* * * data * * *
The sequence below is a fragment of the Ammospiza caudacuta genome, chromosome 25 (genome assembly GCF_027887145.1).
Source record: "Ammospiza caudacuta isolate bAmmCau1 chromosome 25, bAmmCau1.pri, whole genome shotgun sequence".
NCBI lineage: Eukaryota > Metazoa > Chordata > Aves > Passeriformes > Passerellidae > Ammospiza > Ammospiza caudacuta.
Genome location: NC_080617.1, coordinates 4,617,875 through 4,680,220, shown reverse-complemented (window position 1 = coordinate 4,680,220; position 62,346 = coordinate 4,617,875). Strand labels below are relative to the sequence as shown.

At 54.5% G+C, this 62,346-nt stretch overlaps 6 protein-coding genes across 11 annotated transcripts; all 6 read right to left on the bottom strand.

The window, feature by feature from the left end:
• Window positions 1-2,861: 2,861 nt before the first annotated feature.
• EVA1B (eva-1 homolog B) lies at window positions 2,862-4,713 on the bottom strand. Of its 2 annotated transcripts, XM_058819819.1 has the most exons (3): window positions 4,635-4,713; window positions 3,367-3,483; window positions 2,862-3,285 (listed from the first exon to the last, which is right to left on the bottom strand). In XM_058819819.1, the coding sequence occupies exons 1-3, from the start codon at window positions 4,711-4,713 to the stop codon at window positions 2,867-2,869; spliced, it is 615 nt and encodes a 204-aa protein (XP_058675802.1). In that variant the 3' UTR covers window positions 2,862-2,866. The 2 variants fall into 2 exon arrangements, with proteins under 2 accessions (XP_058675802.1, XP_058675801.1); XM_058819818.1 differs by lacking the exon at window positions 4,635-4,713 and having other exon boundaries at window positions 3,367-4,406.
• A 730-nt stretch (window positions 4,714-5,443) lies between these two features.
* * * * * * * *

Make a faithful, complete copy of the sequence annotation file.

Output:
The sequence below is a fragment of the Ammospiza caudacuta genome, chromosome 25 (genome assembly GCF_027887145.1).
Source record: "Ammospiza caudacuta isolate bAmmCau1 chromosome 25, bAmmCau1.pri, whole genome shotgun sequence".
NCBI lineage: Eukaryota > Metazoa > Chordata > Aves > Passeriformes > Passerellidae > Ammospiza > Ammospiza caudacuta.
Genome location: NC_080617.1, coordinates 4,617,875 through 4,680,220, shown reverse-complemented (window position 1 = coordinate 4,680,220; position 62,346 = coordinate 4,617,875). Strand labels below are relative to the sequence as shown.

At 54.5% G+C, this 62,346-nt stretch overlaps 6 protein-coding genes across 11 annotated transcripts; all 6 read right to left on the bottom strand.

The window, feature by feature from the left end:
• Window positions 1-2,861: 2,861 nt before the first annotated feature.
• EVA1B (eva-1 homolog B) lies at window positions 2,862-4,713 on the bottom strand. Of its 2 annotated transcripts, XM_058819819.1 has the most exons (3): window positions 4,635-4,713; window positions 3,367-3,483; window positions 2,862-3,285 (listed from the first exon to the last, which is right to left on the bottom strand). In XM_058819819.1, the coding sequence occupies exons 1-3, from the start codon at window positions 4,711-4,713 to the stop codon at window positions 2,867-2,869; spliced, it is 615 nt and encodes a 204-aa protein (XP_058675802.1). In that variant the 3' UTR covers window positions 2,862-2,866. The 2 variants fall into 2 exon arrangements, with proteins under 2 accessions (XP_058675802.1, XP_058675801.1); XM_058819818.1 differs by lacking the exon at window positions 4,635-4,713 and having other exon boundaries at window positions 3,367-4,406.
• A 730-nt stretch (window positions 4,714-5,443) lies between these two features.